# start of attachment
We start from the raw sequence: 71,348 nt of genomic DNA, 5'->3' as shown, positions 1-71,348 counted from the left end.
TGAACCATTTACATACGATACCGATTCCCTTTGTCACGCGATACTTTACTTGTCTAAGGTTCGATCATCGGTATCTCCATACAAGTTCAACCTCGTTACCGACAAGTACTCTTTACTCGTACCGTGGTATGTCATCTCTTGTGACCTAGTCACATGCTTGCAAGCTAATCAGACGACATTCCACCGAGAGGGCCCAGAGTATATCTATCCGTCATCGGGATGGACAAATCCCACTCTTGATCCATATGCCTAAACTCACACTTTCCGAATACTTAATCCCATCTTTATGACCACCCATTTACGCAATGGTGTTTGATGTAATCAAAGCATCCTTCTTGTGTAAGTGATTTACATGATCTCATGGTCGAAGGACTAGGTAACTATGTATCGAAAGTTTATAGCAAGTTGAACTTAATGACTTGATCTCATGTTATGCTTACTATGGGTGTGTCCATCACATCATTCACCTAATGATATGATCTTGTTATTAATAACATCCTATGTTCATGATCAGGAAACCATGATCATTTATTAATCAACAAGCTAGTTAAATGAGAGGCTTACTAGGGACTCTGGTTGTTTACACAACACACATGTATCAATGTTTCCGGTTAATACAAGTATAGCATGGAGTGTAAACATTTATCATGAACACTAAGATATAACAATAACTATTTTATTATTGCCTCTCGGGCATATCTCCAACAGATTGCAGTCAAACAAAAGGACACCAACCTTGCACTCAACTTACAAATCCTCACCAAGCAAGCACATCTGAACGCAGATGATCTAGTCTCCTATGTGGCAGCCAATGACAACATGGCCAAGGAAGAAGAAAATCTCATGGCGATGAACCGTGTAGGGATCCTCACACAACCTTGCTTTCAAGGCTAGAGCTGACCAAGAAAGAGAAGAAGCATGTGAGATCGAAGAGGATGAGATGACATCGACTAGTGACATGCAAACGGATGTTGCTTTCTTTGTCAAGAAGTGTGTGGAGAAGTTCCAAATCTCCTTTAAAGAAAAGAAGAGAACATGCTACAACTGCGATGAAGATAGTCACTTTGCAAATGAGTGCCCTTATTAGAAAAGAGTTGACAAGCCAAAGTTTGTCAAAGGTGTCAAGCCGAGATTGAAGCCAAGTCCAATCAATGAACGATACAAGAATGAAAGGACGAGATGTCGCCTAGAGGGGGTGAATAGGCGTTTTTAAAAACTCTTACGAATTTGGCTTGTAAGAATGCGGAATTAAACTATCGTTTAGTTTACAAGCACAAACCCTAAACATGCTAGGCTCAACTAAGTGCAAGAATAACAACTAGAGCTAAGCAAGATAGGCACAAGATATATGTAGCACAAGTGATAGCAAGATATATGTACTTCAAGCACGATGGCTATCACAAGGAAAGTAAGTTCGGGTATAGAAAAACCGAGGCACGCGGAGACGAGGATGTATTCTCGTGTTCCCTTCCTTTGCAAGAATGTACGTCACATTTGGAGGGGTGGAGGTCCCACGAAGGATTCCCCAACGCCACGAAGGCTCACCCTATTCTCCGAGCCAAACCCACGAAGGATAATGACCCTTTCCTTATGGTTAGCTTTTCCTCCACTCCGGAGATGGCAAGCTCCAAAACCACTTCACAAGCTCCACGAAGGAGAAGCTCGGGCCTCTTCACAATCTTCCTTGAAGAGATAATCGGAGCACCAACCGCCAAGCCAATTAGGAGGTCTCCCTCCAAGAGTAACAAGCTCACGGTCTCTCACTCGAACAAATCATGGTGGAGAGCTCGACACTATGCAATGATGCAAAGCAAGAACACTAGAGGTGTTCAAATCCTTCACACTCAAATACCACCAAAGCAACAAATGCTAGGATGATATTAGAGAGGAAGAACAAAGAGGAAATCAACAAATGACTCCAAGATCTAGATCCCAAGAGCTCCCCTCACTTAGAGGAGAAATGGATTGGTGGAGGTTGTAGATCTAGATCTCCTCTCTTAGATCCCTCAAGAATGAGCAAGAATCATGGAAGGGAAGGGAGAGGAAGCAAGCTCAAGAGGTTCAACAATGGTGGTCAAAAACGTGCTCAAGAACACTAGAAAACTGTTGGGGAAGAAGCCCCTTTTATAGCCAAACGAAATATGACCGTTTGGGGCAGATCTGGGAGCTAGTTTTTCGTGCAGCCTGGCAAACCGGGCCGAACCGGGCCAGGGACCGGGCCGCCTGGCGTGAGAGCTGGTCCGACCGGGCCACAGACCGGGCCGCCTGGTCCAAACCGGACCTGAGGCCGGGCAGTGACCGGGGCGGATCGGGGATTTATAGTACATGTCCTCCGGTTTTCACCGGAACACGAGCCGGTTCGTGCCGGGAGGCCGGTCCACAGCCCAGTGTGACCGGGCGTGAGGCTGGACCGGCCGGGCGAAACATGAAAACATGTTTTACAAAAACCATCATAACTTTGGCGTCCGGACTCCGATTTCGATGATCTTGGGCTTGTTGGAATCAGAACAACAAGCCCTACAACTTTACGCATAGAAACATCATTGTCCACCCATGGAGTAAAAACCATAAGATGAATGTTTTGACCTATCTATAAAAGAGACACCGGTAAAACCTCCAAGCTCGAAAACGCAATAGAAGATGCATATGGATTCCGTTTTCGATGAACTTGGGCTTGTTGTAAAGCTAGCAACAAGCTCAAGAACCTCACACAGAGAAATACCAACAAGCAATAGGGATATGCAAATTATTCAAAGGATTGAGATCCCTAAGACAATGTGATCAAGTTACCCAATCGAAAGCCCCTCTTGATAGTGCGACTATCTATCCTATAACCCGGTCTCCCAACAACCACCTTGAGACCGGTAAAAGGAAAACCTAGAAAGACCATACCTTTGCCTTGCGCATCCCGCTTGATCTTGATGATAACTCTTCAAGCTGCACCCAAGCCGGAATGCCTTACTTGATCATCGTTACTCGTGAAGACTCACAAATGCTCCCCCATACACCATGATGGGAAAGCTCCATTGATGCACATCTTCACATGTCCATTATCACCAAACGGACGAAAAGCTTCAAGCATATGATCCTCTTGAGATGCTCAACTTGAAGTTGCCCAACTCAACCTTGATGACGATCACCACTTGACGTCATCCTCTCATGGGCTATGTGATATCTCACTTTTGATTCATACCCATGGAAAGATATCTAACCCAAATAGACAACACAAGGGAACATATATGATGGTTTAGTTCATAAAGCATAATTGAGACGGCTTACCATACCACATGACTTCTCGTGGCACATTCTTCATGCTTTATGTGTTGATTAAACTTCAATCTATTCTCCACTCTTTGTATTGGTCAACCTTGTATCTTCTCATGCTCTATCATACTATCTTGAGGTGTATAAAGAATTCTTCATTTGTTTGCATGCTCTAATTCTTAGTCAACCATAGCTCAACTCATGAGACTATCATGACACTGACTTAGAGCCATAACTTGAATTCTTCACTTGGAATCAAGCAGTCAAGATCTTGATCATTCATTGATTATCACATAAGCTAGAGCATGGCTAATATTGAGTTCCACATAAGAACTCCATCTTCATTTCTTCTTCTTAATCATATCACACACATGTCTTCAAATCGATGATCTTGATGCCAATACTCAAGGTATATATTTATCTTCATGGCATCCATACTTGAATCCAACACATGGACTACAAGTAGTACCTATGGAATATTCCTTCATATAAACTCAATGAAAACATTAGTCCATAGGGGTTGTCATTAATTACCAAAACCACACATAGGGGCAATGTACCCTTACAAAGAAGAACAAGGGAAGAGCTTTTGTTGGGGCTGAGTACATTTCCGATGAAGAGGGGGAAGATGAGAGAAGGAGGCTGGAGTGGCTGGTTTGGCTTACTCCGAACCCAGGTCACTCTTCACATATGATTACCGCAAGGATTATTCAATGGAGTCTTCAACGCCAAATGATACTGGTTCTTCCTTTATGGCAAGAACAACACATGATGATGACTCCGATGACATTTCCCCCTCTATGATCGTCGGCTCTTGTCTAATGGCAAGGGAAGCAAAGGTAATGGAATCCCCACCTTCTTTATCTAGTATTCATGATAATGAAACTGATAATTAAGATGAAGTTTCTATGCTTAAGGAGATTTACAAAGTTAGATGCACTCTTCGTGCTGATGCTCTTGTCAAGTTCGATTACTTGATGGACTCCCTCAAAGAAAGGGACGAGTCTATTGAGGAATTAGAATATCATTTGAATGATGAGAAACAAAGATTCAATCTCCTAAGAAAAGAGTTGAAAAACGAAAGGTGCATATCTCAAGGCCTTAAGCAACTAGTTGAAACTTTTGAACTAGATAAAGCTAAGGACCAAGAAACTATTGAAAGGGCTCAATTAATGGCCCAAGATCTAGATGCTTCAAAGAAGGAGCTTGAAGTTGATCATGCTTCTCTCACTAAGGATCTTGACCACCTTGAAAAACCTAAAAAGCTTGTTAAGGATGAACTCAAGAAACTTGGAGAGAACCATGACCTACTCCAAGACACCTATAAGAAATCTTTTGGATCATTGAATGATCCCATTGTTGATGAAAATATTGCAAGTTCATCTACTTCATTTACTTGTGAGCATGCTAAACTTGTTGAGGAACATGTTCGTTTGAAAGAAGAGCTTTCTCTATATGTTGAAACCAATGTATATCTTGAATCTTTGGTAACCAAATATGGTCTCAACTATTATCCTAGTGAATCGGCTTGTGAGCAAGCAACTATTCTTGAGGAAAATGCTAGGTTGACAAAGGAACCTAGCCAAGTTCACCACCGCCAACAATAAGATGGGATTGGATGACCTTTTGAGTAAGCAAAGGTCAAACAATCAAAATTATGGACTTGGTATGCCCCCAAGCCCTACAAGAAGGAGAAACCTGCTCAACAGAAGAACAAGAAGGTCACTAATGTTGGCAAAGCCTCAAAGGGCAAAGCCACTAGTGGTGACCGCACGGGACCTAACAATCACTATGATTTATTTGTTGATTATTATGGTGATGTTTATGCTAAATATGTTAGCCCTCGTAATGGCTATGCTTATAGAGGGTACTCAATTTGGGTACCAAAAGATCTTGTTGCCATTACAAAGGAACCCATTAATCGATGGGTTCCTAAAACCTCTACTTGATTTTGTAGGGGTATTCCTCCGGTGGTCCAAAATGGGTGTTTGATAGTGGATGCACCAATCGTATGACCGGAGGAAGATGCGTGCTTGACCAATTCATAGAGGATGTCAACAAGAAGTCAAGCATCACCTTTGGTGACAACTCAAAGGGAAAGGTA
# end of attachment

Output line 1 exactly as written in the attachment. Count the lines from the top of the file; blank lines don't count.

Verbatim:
We start from the raw sequence: 71,348 nt of genomic DNA, 5'->3' as shown, positions 1-71,348 counted from the left end.